Seventy percent of Americans oppose the idea of vouchers – publicly funded tuition subsidies for parents who send their children to private schools. On the other hand, 68 percent support the concept of charter schools, and a majority think the U.S. should have more of them.
Those are among the findings of the 2013 PDK/Gallup Poll of the Public’s Attitudes Toward the Public Schools. The poll is conducted each year and is sponsored by Bloomington, Ind.-based Phil Delta Kappa International.
The voucher result is especially interesting. PDK says it’s the strongest opposition since the poll began asking about vouchers, over 20 years ago. Just last year, only 55 percent opposed vouchers. Voucher supporters will argue that PDK is primarily an organization of public-school teachers and its results can’t be trusted. But the question in the poll – “Do you favor or oppose allowing students and parents to choose a private school to attend at public expense’’ – is a straightforward and accurate description of what vouchers do.
And the poll also finds strong and growing support for charter schools, something that may not please public education advocates. This suggests charter schools are here to stay, and maybe we need to judge schools on whether they promote opportunity for all children, not how they’re organized.
Another interesting result is that 58 percent of respondents were against using students’ scores on standardized tests to evaluate teachers. That’s a reversal from what PDK found just last year. And it runs counter to the support for test-based teacher evaluations in a recent Associated Press-NORC Center for Public Affairs Research survey of parents. (Education Week has a comparison of the two polls and the relevant questions).
Media coverage of the PDK/Gallup poll has focused on topics in the news: the public’s ambivalence about the growing role of standardized tests and its lack of awareness of the Common Core State Standards. “The 2013 poll shows deep confusion around the nation’s most significant education policies and poses serious communication challenges for education leaders,” says PDK executive director William Bushaw in a news release.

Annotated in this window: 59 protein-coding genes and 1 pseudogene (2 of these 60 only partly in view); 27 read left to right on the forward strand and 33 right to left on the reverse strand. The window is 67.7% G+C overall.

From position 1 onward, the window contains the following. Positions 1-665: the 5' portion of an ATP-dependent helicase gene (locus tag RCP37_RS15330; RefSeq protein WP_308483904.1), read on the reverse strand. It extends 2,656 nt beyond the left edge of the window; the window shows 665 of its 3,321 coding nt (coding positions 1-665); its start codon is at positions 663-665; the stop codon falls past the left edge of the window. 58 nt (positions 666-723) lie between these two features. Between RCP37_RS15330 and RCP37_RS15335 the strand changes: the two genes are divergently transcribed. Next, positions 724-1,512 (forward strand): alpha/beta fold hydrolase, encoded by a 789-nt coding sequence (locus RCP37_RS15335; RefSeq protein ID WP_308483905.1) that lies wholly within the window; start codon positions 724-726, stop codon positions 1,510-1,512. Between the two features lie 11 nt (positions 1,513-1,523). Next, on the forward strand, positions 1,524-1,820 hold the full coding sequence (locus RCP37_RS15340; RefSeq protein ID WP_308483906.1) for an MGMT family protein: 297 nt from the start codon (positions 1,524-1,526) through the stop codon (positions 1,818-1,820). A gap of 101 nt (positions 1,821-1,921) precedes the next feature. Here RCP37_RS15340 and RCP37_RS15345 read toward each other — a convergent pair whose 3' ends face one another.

The confusion isn’t surprising. Most of us trust teachers, the poll confirms, but we look to test scores for assurance that schools are doing a good job. On the other hand, we hear enough about teaching to the test and narrowing the curriculum to worry testing has gone too far. As for the standards debate, even people who follow it closely would probably have a hard time explaining the difference between the Common Core standards and, for example, the Indiana state standards that they may or may not replace.
Of course, the one finding that has been consistent for the 45 years of the Gallup/PDK poll is that people everywhere think U.S. schools are mediocre, but the schools in their own community are pretty good. And parents think the schools their children attend are great.
Seen up close, apparently all the schools are above average.